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Mercy Sisters’ works of mercy transformed San Francisco

February 13, 2015
Sister Helena Sanfilippo, RSM
Sisters of Mercy

Catholic San Francisco is featuring one religious congregation from the archdiocese in each installment of this periodic column marking the Vatican’s Year of Consecrated Life.

If San Francisco needed anything during the fading years of California’s gold frenzy, it was not more gold – it was mercy. Observing conditions in his vast jurisdiction, Archbishop Joseph Sadoc Alemany sent an emissary to Kinsale, Ireland, to beg for Sisters of Mercy. Under the leadership of 25-year-old Mary Baptist Russell, eight volunteers were chosen. After 8,000 miles and three months’ travel by ship, mule train and Nicaraguan natives’ arms, they arrived in San Francisco on Dec, 8, 1854. One sister wrote of what met them: “You innocent Irish Sisters ... if you only knew ....”

Despite opposition from a misinformed press and even lawless vigilantes, within a week the Sisters of Mercy began visiting the sick in the State Marine and County Hospital, where indigent poor were cared for by crude male orderlies. Mother Russell subsequently took over the hospital completely, naming it St. Mary’s, the first Catholic hospital west of the Rockies. It was the beginning of a series of works of mercy that would characterize the sisters’ approach to unmet needs in San Francisco, Oakland, Sacramento and Grass Valley – through orphanages, schools, a women’s employment agency to help ward off trafficking, a home for the aged, visitations to the county jail and San Quentin and to the poor of the waterfront and, years later, a tent hospital for soldiers returning from the Spanish-American War. Mother Russell became known as Mother of the City.

Throughout the 20th century the sisters continued the pattern of discerning the signs of the times – starting San Francisco’s first free clinic in 1922, parish schools, nursing schools, girls’ high schools, parish and retreat work and a mission in Peru. Spiritual ministries found a permanent home when Mercy Center opened in 1981 in Burlingame for retreats and educational programs. Here, training of spiritual directors became a worldwide phenomenon by the creation of Spiritual Directors International in 1990, with programs throughout the United States and such far-flung arenas as Lithuania, Kenya, Australia, Singapore, Korea, Ireland and Canada.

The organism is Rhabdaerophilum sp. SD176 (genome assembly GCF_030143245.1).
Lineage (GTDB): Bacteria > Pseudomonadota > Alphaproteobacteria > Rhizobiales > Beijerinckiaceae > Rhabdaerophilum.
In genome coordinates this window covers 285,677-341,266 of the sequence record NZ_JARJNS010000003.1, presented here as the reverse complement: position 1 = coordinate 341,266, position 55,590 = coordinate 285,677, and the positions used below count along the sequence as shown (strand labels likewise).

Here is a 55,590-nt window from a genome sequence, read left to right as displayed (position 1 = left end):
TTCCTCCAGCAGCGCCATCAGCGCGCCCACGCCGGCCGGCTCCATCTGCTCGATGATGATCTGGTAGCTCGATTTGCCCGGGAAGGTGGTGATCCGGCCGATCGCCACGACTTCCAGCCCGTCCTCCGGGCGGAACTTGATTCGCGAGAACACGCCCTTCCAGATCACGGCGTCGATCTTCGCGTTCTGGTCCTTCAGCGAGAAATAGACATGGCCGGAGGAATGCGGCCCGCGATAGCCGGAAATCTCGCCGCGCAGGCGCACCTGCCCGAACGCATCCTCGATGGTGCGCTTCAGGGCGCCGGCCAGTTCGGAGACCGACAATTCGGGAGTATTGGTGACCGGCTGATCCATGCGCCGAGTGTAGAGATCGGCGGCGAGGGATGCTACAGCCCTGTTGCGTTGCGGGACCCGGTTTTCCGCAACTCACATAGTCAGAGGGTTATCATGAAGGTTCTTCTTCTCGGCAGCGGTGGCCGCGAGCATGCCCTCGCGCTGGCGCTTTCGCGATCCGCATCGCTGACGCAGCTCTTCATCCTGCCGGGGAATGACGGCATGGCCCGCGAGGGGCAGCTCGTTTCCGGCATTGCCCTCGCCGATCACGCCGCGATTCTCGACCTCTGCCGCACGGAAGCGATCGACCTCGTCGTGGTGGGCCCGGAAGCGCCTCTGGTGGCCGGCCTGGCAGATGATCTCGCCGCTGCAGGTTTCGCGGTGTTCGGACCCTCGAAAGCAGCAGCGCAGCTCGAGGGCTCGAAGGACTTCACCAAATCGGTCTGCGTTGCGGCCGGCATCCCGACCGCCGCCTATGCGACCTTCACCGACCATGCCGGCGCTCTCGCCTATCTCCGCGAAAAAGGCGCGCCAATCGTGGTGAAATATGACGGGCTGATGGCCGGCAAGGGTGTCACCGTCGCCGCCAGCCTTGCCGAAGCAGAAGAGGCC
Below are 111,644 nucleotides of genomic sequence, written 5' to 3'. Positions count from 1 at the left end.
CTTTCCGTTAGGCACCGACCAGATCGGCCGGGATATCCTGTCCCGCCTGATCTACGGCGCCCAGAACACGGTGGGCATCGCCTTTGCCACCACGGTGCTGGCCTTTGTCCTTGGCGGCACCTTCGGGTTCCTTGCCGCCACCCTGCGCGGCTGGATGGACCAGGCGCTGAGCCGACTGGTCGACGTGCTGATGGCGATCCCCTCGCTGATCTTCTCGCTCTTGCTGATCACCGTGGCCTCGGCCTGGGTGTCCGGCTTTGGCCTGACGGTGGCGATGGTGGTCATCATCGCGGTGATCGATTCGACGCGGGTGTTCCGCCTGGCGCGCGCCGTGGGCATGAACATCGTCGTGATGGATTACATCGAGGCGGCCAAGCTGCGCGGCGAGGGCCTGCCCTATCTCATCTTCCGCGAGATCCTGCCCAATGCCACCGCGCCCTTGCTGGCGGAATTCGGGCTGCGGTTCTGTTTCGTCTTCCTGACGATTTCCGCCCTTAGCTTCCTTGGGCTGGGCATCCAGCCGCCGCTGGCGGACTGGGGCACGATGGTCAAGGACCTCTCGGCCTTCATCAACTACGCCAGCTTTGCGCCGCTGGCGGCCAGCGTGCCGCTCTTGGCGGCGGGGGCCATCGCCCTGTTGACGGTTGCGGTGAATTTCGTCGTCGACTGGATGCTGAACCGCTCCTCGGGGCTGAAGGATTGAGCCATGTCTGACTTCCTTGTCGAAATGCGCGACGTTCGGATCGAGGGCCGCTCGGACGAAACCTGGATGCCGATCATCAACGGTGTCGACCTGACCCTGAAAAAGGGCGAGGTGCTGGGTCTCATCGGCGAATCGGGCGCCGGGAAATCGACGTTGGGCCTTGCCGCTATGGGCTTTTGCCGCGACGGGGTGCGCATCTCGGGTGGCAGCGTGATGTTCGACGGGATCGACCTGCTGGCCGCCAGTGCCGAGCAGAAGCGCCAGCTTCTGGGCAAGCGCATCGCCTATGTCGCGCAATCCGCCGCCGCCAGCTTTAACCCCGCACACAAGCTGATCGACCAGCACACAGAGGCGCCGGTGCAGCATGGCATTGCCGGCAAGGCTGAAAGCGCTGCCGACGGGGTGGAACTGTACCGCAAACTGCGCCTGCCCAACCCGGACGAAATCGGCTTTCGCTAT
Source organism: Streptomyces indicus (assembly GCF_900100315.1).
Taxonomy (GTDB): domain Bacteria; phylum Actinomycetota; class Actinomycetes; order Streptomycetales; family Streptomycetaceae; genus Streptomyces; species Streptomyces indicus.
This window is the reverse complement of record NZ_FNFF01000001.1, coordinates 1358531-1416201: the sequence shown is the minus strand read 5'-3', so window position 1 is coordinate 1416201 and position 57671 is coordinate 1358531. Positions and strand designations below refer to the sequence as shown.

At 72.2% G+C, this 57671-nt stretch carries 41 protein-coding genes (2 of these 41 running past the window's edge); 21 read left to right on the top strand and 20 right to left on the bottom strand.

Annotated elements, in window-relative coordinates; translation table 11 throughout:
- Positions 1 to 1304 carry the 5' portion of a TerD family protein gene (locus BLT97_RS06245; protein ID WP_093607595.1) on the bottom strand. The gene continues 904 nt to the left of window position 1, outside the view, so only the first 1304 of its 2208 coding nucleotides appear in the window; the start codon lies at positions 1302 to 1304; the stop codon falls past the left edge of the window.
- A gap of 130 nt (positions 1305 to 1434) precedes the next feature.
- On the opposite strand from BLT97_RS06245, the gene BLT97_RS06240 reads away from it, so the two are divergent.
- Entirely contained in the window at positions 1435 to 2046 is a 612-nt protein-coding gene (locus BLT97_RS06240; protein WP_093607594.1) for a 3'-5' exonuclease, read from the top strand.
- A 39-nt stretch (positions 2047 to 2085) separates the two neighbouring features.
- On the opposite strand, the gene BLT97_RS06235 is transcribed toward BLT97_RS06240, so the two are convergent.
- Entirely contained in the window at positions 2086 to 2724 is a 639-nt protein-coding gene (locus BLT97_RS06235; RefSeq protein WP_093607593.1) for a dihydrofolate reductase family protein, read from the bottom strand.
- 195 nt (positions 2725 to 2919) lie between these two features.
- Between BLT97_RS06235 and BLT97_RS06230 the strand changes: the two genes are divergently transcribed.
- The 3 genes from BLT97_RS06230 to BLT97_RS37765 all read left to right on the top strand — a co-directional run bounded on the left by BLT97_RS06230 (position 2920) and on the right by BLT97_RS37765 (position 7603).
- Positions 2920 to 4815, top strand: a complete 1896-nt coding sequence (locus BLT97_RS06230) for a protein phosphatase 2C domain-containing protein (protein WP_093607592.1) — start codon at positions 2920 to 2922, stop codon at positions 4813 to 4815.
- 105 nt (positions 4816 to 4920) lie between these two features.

In 1969, sisters began work with thousands of Vietnamese “boat people” arriving in San Francisco, while hardy sisters moved directly into refugee camps in the Philippines and Thailand. SVdP’s Catherine’s Center was founded in 2003 by Sister Marguerite Buchanan and Sister Suzanne Toolan with the St. Vincent de Paul Society to provide a home and support for women leaving prison. The most recent international work for the poor and uneducated is Mercy Beyond Borders, which operates schools for girls in South Sudan and Haiti. In 1981, the formation of lay collaborators into Mercy Associates spread the mercy of God still further.

Health care, too, expanded throughout the century, incorporating additional hospitals in California and Arizona, and in 1986 forming Catholic Healthcare West, now known as Dignity Health, the fifth-largest hospital system in the United States. Housing needs and services are provided to thousands throughout the U.S. by another collaborative effort, Mercy Housing.

There is more to come. Throughout the past 160 years, the community has moved forward with faith, and the future of Mercy is bright with hope.


Sisters of Mercy

Name: West Midwest Community of the Sisters of Mercy of the Americas

Founding: Founded in Dublin in 1831 by Catherine McAuley

Arrival in the Archdiocese: 1854

Original ministry: Health care, soon followed by education, prison ministry, ministry to women

Current ministries: Education, spirituality, housing, health care, pastoral ministry, liturgy, justice ministry

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